By earning either of these two CompTIA certifications, you will have reduced the CISSP work experience requirements by one year. You should only start with this (ISC)2 certificate if you already have an expansive infosec experience.

What you need to consider?

The decision to earn the CISSP certification or not depends mostly on your work experience, professional goals, and industry. Put the following questions into consideration:

  • Are you new to IT?

If you are completely new to IT, then it is advisable that you start with the basics and progress up to the CISSP credential. The best two certificates that will best launch your IT career are CompTIA CySA+ and CompTIA Security+.

  • Are you trying to specialize or break into management?

You should get the CISSP certification if you are looking to take the fastest route into management. Otherwise, you should consider other relevant security certificates.

  • Are you looking to secure employment with a company that values CISSP highly?

You should definitely get the CISSP credential if you are in government. Otherwise, you should first consider whether getting this certification will help you achieve your professional and career goals. There are a number of IT certificates that can actually serve you better, for example, GIAC GSEC or Cisco CCIE Security.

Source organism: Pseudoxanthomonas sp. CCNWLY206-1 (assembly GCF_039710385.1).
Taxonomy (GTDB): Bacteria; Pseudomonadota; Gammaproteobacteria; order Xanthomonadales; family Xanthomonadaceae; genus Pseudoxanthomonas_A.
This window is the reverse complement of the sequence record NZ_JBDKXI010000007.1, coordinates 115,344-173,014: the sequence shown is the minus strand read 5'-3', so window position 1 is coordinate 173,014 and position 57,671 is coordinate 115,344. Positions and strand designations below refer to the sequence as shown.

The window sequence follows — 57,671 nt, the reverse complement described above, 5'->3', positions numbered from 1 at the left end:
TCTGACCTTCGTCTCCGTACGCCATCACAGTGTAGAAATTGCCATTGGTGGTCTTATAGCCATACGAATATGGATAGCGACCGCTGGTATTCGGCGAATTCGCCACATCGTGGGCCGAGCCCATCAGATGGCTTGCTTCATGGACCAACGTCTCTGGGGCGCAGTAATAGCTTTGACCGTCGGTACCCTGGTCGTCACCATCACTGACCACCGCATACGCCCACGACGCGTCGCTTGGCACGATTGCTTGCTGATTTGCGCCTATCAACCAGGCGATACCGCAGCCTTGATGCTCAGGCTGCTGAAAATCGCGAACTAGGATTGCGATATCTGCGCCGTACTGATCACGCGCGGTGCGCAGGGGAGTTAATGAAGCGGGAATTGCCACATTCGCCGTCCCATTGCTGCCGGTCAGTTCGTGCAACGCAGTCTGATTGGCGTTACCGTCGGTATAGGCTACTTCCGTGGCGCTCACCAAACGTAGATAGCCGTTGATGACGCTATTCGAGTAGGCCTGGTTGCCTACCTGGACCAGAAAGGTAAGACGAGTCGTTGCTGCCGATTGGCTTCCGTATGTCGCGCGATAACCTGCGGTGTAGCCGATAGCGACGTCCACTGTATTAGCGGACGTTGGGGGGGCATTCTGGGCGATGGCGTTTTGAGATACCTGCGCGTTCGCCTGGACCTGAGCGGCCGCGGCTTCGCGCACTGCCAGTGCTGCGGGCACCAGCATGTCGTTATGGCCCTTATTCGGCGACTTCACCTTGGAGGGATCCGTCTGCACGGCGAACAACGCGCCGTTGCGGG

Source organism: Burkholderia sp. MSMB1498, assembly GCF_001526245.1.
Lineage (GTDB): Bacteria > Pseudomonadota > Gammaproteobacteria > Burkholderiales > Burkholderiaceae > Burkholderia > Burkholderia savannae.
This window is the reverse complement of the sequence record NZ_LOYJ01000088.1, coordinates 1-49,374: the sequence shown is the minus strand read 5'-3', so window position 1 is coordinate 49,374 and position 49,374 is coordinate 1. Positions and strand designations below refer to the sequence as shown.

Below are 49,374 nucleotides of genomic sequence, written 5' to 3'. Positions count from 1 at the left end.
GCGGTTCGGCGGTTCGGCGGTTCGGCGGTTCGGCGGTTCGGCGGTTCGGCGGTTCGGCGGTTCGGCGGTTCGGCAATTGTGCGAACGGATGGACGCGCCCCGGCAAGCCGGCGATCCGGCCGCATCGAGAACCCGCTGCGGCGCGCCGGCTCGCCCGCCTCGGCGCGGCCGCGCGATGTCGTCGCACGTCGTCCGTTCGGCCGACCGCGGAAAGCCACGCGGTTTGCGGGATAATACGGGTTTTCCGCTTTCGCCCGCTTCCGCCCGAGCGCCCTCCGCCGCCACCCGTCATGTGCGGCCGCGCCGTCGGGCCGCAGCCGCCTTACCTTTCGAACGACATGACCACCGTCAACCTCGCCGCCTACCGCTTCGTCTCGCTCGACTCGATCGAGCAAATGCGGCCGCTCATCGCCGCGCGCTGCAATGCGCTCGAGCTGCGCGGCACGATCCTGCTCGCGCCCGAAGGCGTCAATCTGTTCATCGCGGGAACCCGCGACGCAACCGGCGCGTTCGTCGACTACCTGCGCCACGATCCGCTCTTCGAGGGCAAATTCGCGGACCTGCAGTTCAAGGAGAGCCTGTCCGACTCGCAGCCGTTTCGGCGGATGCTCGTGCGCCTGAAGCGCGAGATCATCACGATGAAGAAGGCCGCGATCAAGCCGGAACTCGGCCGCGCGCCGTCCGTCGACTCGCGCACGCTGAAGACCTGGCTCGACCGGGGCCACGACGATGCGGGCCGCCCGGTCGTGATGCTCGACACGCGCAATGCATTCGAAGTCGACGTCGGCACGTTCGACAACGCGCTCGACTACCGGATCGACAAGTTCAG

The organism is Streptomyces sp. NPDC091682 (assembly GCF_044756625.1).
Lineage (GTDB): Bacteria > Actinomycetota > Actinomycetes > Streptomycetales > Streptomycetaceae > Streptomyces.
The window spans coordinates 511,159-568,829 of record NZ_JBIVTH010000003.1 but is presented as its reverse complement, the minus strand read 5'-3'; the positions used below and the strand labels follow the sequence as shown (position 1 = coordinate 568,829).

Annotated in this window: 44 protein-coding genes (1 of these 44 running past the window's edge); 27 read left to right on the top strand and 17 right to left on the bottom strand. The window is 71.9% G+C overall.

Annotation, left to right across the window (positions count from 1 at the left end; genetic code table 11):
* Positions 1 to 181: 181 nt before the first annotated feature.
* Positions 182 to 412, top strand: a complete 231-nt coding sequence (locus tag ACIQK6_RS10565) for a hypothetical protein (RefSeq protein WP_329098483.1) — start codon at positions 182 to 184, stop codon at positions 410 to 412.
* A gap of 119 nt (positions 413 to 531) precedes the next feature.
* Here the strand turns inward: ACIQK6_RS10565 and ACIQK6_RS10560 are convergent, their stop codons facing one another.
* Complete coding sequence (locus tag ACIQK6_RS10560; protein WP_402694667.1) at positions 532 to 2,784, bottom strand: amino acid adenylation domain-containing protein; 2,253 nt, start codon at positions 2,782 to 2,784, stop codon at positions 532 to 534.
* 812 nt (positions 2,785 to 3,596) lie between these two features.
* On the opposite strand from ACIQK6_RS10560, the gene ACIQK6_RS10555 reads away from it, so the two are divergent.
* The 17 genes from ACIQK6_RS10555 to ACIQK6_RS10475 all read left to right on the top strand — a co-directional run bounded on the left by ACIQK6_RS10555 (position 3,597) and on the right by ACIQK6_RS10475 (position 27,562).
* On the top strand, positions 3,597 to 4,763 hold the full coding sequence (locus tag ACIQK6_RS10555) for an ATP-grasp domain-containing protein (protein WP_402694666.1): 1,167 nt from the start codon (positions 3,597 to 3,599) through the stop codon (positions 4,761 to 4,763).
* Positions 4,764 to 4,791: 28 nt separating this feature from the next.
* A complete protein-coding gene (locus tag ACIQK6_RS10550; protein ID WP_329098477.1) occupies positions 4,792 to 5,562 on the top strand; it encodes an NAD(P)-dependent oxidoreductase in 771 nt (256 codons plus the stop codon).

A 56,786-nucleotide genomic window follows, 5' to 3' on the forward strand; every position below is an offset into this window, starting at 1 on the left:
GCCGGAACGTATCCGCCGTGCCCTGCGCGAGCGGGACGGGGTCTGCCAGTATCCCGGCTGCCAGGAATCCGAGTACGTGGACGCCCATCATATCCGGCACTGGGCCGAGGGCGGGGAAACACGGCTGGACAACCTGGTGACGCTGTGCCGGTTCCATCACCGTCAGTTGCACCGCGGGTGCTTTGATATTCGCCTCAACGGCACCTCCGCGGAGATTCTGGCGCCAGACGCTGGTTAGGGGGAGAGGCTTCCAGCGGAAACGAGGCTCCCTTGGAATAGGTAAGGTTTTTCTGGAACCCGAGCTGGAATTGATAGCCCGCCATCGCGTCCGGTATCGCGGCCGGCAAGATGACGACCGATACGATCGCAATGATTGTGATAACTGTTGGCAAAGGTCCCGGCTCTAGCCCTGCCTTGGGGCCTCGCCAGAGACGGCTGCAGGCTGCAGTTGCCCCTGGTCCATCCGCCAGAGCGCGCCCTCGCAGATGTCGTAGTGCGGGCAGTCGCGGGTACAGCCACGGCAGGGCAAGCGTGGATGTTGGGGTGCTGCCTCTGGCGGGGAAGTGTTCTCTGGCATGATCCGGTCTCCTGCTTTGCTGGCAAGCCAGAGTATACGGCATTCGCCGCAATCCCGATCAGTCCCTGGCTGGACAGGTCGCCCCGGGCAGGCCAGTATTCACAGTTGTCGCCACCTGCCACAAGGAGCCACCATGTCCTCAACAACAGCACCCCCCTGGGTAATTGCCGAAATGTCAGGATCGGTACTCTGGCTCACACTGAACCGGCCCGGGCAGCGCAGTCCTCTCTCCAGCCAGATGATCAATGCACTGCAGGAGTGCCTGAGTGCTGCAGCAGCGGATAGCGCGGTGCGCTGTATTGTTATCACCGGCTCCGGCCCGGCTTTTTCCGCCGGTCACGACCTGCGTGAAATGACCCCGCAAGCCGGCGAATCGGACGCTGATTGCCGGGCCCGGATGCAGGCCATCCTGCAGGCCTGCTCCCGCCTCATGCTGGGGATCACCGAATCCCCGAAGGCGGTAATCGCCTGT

The consideration of obtaining (ISC)2 CISSP requires a detailed understanding of facts surrounding this certification, its benefits, and the value of other available certificates. With its fast-growing security community, CISSP should be one of the major considerations. With more than 20,000 communities worldwide, taking this credential means that you will have in-person and online opportunities to connect with your peers, network, and learn everything that is relevant to cybersecurity. Of course, every (ISC)² certification comes with these benefits. However, if you want to be a part of the cybersecurity community and you are already considering pursuing CISSP, it will be an ideal option.